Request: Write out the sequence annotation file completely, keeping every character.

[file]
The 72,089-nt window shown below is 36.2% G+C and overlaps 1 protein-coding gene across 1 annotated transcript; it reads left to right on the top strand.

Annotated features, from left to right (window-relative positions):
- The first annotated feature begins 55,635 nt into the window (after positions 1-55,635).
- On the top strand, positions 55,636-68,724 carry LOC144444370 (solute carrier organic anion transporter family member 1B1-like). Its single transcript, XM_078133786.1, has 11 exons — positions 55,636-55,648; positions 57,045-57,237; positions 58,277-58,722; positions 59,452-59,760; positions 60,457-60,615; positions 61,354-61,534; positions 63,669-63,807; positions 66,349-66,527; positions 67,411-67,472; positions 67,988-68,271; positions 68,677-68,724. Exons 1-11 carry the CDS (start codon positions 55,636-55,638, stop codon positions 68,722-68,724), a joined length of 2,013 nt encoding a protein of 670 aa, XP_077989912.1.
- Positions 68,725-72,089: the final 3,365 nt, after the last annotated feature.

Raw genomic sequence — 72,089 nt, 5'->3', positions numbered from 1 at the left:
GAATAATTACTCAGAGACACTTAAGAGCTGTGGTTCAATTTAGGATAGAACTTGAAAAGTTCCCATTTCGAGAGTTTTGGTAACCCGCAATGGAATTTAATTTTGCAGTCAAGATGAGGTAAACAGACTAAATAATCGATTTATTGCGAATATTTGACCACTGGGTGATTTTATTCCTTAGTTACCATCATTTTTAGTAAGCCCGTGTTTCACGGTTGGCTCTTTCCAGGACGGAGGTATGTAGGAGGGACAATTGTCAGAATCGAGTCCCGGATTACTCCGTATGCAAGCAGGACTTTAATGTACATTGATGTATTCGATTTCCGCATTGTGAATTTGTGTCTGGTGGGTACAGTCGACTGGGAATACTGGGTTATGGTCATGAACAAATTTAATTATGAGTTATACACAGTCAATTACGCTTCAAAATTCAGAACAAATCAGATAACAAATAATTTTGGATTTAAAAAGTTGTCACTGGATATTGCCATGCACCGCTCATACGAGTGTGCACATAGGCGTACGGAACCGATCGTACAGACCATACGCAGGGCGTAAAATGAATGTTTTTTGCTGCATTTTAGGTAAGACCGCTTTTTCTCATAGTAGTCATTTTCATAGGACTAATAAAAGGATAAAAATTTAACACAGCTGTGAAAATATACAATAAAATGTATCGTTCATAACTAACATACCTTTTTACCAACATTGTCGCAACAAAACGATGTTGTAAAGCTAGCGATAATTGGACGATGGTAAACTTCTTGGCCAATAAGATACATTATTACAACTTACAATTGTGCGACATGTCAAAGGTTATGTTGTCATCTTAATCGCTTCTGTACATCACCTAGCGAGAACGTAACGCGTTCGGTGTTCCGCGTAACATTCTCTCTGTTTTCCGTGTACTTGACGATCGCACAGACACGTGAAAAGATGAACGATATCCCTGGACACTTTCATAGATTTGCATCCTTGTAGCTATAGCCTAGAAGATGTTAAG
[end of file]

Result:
The 72,089-nt window shown below is 36.2% G+C and overlaps 1 protein-coding gene across 1 annotated transcript; it reads left to right on the top strand.

Annotated features, from left to right (window-relative positions):
- The first annotated feature begins 55,635 nt into the window (after positions 1-55,635).
- On the top strand, positions 55,636-68,724 carry LOC144444370 (solute carrier organic anion transporter family member 1B1-like). Its single transcript, XM_078133786.1, has 11 exons — positions 55,636-55,648; positions 57,045-57,237; positions 58,277-58,722; positions 59,452-59,760; positions 60,457-60,615; positions 61,354-61,534; positions 63,669-63,807; positions 66,349-66,527; positions 67,411-67,472; positions 67,988-68,271; positions 68,677-68,724. Exons 1-11 carry the CDS (start codon positions 55,636-55,638, stop codon positions 68,722-68,724), a joined length of 2,013 nt encoding a protein of 670 aa, XP_077989912.1.
- Positions 68,725-72,089: the final 3,365 nt, after the last annotated feature.

Raw genomic sequence — 72,089 nt, 5'->3', positions numbered from 1 at the left:
GAATAATTACTCAGAGACACTTAAGAGCTGTGGTTCAATTTAGGATAGAACTTGAAAAGTTCCCATTTCGAGAGTTTTGGTAACCCGCAATGGAATTTAATTTTGCAGTCAAGATGAGGTAAACAGACTAAATAATCGATTTATTGCGAATATTTGACCACTGGGTGATTTTATTCCTTAGTTACCATCATTTTTAGTAAGCCCGTGTTTCACGGTTGGCTCTTTCCAGGACGGAGGTATGTAGGAGGGACAATTGTCAGAATCGAGTCCCGGATTACTCCGTATGCAAGCAGGACTTTAATGTACATTGATGTATTCGATTTCCGCATTGTGAATTTGTGTCTGGTGGGTACAGTCGACTGGGAATACTGGGTTATGGTCATGAACAAATTTAATTATGAGTTATACACAGTCAATTACGCTTCAAAATTCAGAACAAATCAGATAACAAATAATTTTGGATTTAAAAAGTTGTCACTGGATATTGCCATGCACCGCTCATACGAGTGTGCACATAGGCGTACGGAACCGATCGTACAGACCATACGCAGGGCGTAAAATGAATGTTTTTTGCTGCATTTTAGGTAAGACCGCTTTTTCTCATAGTAGTCATTTTCATAGGACTAATAAAAGGATAAAAATTTAACACAGCTGTGAAAATATACAATAAAATGTATCGTTCATAACTAACATACCTTTTTACCAACATTGTCGCAACAAAACGATGTTGTAAAGCTAGCGATAATTGGACGATGGTAAACTTCTTGGCCAATAAGATACATTATTACAACTTACAATTGTGCGACATGTCAAAGGTTATGTTGTCATCTTAATCGCTTCTGTACATCACCTAGCGAGAACGTAACGCGTTCGGTGTTCCGCGTAACATTCTCTCTGTTTTCCGTGTACTTGACGATCGCACAGACACGTGAAAAGATGAACGATATCCCTGGACACTTTCATAGATTTGCATCCTTGTAGCTATAGCCTAGAAGATGTTAAG